Getting SET – The Mission to Protect Satellites from Radiation

Getting SET – The Mission to Protect Satellites from Radiation


Narrator: It’s tough out there for a spacecraft. Hardware in space must brave an ocean of dangerous radiated particles. These particles can slowly wear on a spacecraft over time, hit once and cause a temporary problem, or short the system in a single blow. Whether a spacecraft is headed to the Moon – like the Artemis mission – or facing off with the Sun – like Parker Solar Probe, everything onboard must be checked for reliability before launch Megan Casey: Every part has to be tested, and that’s where our group comes in. We take the models and we figure out what the radiation environment looks like, and then we test based on that environment. and figure out whether the part will survive or not. Narrator: To improve our spacecraft and protect our hardware as it travels through space, NASA has the Space Environment Testbed mission or SET. Megan Casey: This is a mission where the whole point is radiation. Narrator: SET helps researchers to better understand and design for the potential radiation effects that await spacecraft. Mike Xapsos: It’s actually doing measurements of the radiation environment some measurements are actually counting individual particles as they come in and other measurements are actually taking account of what the cumulative effect of all these particles are. Narrator: All of space is a radiation environment, but the exact conditions will vary by destination. The Sun fires protons. Earth harbors swarms of protons and electrons. Jupiter does the same, but in greater concentration and at higher energy. And everywhere you go, there are heavier ions from galactic cosmic rays. No spacecraft passes through unaffected. More knowledge from SET means more efficient spacecraft designs. For example, less shielding may be necessary. Megan Casey: Right now we assume that all missions are going to have a shielding thickness – by shielding thickness, we mean how thick are the walls of the spacecraft or the instrument – and we assume they are going to be about a tenth of an inch. If we can get better models and we can more tightly refine what the radiation environment looks like, we can maybe thin those walls out. Narrator: Lighter, thinner spacecraft can create savings in cost and room on board. Mike Xapsos: We always need to improve our design of spacecraft because it will help us improve our instrumentation, make them less expensive to design, and give us more accurate measurements. Narrator: We expect there to be applications to help protect the hardware that will bring people to the Moon and beyond. Megan Casey: We will be able to ensure that humans and electronics and spacecraft and instruments – anything we are actually sending into space – will survive in the environment we are putting it in. Narrator: With SET, NASA can get ready to go farther. music music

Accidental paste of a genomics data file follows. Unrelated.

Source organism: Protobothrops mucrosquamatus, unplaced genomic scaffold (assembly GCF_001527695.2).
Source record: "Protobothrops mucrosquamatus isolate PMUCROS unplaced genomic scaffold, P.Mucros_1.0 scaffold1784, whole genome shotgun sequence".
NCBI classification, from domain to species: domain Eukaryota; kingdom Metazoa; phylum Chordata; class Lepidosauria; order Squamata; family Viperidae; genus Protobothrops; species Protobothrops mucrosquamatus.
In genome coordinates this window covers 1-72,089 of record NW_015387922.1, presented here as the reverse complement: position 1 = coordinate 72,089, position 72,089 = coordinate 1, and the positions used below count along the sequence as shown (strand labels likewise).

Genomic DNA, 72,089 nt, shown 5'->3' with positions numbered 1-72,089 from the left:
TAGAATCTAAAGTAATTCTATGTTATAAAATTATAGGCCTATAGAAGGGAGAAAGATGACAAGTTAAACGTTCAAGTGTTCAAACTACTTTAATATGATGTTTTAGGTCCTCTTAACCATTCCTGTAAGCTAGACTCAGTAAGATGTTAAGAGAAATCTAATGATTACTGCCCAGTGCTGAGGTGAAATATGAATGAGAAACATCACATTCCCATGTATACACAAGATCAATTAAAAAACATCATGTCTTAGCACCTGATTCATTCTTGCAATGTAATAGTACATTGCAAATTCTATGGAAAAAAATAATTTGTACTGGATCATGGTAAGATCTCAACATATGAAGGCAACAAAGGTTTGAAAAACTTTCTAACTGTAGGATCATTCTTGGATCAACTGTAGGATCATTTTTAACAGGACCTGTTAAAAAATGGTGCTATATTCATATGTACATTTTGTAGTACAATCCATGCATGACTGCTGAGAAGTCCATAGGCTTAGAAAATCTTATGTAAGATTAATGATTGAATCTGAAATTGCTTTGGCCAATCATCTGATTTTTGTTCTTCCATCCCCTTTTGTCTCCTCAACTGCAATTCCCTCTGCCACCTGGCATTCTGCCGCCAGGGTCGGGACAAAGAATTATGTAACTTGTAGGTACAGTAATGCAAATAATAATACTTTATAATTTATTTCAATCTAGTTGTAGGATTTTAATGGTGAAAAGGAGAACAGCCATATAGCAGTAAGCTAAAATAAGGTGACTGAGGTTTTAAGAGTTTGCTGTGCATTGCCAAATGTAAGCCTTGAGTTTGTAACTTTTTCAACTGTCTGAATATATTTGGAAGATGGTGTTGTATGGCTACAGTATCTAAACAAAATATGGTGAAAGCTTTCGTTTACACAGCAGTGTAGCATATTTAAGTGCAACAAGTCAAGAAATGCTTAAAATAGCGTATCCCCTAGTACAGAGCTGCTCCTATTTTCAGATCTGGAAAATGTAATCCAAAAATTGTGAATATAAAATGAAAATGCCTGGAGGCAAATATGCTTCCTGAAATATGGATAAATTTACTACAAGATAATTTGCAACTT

13 Replies to “Getting SET – The Mission to Protect Satellites from Radiation”

  1. I wonder how well active shielding would work. We and our electronics are protected by a magnetic field after all.

Leave a Reply

Your email address will not be published. Required fields are marked *